Good News for Veterans Seeking Discharge Upgrades | Connecticut Public Radio
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Good News for Veterans Seeking Discharge Upgrades

Jun 22, 2015

Conley Monk, Jr., on April 6 at Yale Law School in a WNPR file photo.
Credit Lucy Nalpathanchil / WNPR

Vietnam-era veterans who have dealt with the consequences of getting a less than honorable discharge could now receive certain benefits.

The change comes after recent decisions by military boards under the Pentagon. 

Last spring, five Vietnam combat veterans with PTSD filed a class action lawsuit asking that their discharge statuses be upgraded.

Conley Monk, Jr., of New Haven was the lead plaintiff. He served in Vietnam from 1968 to 1970, but his post-traumatic stress from combat led to troubles while still in the service. It led to a less than honorable discharge from the Marine Corps.

Monk said that discharge impacted his life in numerous ways. "A lifetime scar, a stigmatization," he said. "And that's something that I didn't want. I wanted to be able to go to school; they wouldn't pay for my schooling."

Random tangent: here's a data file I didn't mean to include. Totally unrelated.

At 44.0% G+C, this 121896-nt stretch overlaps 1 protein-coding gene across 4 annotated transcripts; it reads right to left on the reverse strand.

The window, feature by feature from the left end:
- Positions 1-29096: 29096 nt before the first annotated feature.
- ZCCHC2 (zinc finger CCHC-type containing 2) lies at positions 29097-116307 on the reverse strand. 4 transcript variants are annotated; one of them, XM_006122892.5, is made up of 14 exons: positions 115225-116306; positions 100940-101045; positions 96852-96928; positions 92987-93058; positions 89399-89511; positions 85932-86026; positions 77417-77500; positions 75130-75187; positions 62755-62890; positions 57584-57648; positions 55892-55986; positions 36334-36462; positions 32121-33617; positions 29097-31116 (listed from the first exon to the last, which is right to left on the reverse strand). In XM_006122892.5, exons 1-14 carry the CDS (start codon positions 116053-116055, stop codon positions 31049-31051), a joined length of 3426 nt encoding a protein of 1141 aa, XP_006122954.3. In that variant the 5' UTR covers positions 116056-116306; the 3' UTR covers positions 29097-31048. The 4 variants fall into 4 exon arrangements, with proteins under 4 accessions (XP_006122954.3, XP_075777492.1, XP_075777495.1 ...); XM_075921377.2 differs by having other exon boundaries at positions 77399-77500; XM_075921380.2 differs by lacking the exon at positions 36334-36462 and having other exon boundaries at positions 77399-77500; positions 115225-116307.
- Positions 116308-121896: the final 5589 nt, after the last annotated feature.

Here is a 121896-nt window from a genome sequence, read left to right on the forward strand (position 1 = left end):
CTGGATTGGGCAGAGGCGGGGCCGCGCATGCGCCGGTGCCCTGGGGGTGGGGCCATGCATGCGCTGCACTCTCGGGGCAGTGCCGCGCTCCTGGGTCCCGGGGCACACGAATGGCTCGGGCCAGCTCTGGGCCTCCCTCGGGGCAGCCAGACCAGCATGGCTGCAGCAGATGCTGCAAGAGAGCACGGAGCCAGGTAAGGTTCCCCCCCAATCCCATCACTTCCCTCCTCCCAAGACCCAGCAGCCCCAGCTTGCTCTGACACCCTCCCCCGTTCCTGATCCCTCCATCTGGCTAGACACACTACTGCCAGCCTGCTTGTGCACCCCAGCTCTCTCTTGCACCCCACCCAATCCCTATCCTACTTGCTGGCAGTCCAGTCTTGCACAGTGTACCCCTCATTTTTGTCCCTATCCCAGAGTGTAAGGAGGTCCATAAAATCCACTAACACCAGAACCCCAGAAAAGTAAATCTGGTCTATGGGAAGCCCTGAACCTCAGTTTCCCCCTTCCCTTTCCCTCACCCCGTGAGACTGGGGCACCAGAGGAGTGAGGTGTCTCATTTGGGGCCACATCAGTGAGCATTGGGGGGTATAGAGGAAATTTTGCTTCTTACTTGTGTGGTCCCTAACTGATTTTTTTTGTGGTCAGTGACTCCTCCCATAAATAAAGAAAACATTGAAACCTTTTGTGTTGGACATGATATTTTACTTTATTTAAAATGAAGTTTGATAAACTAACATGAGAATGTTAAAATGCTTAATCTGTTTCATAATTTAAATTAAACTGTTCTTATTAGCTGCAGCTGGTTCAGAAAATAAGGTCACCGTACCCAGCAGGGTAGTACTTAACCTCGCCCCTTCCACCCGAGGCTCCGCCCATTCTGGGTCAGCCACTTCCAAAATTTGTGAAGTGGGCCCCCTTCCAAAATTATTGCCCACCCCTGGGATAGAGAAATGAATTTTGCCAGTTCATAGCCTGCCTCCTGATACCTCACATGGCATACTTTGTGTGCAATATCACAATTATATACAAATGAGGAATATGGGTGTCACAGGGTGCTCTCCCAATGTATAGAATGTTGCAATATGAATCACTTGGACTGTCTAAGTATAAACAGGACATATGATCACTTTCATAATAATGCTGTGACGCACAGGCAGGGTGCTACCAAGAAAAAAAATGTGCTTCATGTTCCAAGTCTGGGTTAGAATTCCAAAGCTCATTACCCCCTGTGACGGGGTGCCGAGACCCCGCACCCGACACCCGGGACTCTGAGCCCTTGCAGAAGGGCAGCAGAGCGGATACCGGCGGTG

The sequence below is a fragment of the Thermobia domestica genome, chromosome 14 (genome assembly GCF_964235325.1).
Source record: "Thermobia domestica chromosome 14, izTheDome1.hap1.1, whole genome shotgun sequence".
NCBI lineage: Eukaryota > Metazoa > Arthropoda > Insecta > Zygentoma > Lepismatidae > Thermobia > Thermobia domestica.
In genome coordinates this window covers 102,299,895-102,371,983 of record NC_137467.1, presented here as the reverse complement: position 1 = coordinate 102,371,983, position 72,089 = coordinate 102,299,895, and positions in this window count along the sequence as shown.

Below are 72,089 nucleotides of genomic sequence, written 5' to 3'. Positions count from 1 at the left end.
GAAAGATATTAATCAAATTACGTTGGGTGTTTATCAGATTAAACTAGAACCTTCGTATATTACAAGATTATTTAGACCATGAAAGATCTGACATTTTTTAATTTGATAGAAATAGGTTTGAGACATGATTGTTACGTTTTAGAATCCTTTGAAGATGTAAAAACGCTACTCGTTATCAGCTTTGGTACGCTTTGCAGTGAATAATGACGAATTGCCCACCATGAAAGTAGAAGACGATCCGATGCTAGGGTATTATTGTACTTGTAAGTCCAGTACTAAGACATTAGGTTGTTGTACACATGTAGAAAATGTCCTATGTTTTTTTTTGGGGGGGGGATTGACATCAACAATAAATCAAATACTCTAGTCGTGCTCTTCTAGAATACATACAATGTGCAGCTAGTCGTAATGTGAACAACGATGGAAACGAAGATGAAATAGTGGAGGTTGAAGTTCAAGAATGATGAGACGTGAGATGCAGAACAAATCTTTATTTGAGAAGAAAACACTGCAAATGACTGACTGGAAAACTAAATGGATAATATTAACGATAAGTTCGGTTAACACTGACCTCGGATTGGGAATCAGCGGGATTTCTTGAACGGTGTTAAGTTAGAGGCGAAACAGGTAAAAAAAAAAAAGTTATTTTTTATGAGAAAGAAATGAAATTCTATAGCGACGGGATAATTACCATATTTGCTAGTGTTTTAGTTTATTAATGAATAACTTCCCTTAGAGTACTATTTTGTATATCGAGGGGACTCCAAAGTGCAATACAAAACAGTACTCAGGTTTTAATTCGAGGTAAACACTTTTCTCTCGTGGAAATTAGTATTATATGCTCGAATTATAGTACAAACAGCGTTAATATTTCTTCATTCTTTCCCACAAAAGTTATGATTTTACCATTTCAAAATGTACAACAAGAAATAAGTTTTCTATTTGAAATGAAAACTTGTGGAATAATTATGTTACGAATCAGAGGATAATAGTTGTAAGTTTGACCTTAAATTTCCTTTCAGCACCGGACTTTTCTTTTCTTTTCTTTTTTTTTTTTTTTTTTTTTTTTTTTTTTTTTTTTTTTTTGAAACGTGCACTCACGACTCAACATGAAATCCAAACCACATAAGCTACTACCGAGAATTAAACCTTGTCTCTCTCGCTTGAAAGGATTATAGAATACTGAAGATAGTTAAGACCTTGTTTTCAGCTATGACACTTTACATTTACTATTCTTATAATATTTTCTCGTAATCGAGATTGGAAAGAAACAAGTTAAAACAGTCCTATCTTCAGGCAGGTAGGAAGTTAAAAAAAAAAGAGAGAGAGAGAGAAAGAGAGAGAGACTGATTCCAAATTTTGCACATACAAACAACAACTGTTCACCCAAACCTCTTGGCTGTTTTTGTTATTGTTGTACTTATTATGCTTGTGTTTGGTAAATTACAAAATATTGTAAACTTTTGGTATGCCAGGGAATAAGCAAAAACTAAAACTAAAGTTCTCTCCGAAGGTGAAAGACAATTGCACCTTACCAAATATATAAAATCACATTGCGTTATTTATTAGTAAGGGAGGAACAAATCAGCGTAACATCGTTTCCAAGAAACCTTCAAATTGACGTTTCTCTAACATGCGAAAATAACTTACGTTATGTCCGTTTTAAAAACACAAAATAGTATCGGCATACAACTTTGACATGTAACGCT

Jennifer McTiernan, Student Law Intern at Yale Law School's Veterans Legal Services Clinic, said there are thousands like Monk and his co-plaintiffs. "These five men are representative of what we estimate to be 80,000 Vietnam veterans who developed PTSD during their military service, and as a result, had conduct that led to other than honorable discharges," she said. "And these discharges have been a bar from receiving most VA benefits that most veterans are entitled to."

After their suit was filed, then-Department of Defense Secretary Chuck Hagel issued a memo that asked Records Corrections Boards to consider PTSD diagnoses for vets who had applied for discharge upgrades.

McTiernan said recently the five plaintiffs re-applied for an upgrade and got good news. Their DD214s or military separation records would be re-issued, this time listing them as honorably discharged.

Monk said it's something to celebrate. "A lot of vets who I served with came back with bad papers, they didn't make it," he said. "And I thought I would be one of them. But I was blessed. Thank God for that."

Now the plaintiffs can apply for VA benefits like disability compensation. But there's no telling how long that bureaucracy will take to approve their benefits.

McTiernan with Yale Law School said this change doesn't just apply to Vietnam era veterans. She stressed any veteran with a diagnosis of PTSD and who received a less than honorable discharge can re-apply for an upgrade under this new guidance.